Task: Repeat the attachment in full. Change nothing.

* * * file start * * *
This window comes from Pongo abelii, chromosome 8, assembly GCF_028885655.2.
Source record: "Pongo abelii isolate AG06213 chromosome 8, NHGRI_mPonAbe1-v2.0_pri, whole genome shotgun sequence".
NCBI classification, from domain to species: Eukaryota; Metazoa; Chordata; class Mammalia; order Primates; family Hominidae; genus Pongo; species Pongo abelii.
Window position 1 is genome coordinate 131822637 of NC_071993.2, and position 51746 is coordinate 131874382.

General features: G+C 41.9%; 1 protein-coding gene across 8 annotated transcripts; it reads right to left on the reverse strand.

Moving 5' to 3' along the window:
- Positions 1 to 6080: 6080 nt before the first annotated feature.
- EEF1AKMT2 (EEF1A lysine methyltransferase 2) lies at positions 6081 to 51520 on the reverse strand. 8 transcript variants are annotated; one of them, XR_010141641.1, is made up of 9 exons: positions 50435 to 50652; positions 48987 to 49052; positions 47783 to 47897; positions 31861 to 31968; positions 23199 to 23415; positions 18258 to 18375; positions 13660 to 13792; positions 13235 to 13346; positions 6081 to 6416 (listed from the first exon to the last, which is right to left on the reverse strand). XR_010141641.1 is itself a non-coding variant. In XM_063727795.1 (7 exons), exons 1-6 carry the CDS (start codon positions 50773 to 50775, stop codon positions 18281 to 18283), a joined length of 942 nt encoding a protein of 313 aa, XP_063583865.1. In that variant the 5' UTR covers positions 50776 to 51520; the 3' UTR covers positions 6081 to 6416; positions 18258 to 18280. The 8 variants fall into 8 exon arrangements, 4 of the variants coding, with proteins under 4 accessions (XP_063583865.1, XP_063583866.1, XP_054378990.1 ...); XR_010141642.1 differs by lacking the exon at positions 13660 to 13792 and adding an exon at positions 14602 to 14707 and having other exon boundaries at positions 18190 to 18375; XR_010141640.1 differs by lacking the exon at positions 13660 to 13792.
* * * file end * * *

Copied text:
This window comes from Pongo abelii, chromosome 8, assembly GCF_028885655.2.
Source record: "Pongo abelii isolate AG06213 chromosome 8, NHGRI_mPonAbe1-v2.0_pri, whole genome shotgun sequence".
NCBI classification, from domain to species: Eukaryota; Metazoa; Chordata; class Mammalia; order Primates; family Hominidae; genus Pongo; species Pongo abelii.
Window position 1 is genome coordinate 131822637 of NC_071993.2, and position 51746 is coordinate 131874382.

General features: G+C 41.9%; 1 protein-coding gene across 8 annotated transcripts; it reads right to left on the reverse strand.

Moving 5' to 3' along the window:
- Positions 1 to 6080: 6080 nt before the first annotated feature.
- EEF1AKMT2 (EEF1A lysine methyltransferase 2) lies at positions 6081 to 51520 on the reverse strand. 8 transcript variants are annotated; one of them, XR_010141641.1, is made up of 9 exons: positions 50435 to 50652; positions 48987 to 49052; positions 47783 to 47897; positions 31861 to 31968; positions 23199 to 23415; positions 18258 to 18375; positions 13660 to 13792; positions 13235 to 13346; positions 6081 to 6416 (listed from the first exon to the last, which is right to left on the reverse strand). XR_010141641.1 is itself a non-coding variant. In XM_063727795.1 (7 exons), exons 1-6 carry the CDS (start codon positions 50773 to 50775, stop codon positions 18281 to 18283), a joined length of 942 nt encoding a protein of 313 aa, XP_063583865.1. In that variant the 5' UTR covers positions 50776 to 51520; the 3' UTR covers positions 6081 to 6416; positions 18258 to 18280. The 8 variants fall into 8 exon arrangements, 4 of the variants coding, with proteins under 4 accessions (XP_063583865.1, XP_063583866.1, XP_054378990.1 ...); XR_010141642.1 differs by lacking the exon at positions 13660 to 13792 and adding an exon at positions 14602 to 14707 and having other exon boundaries at positions 18190 to 18375; XR_010141640.1 differs by lacking the exon at positions 13660 to 13792.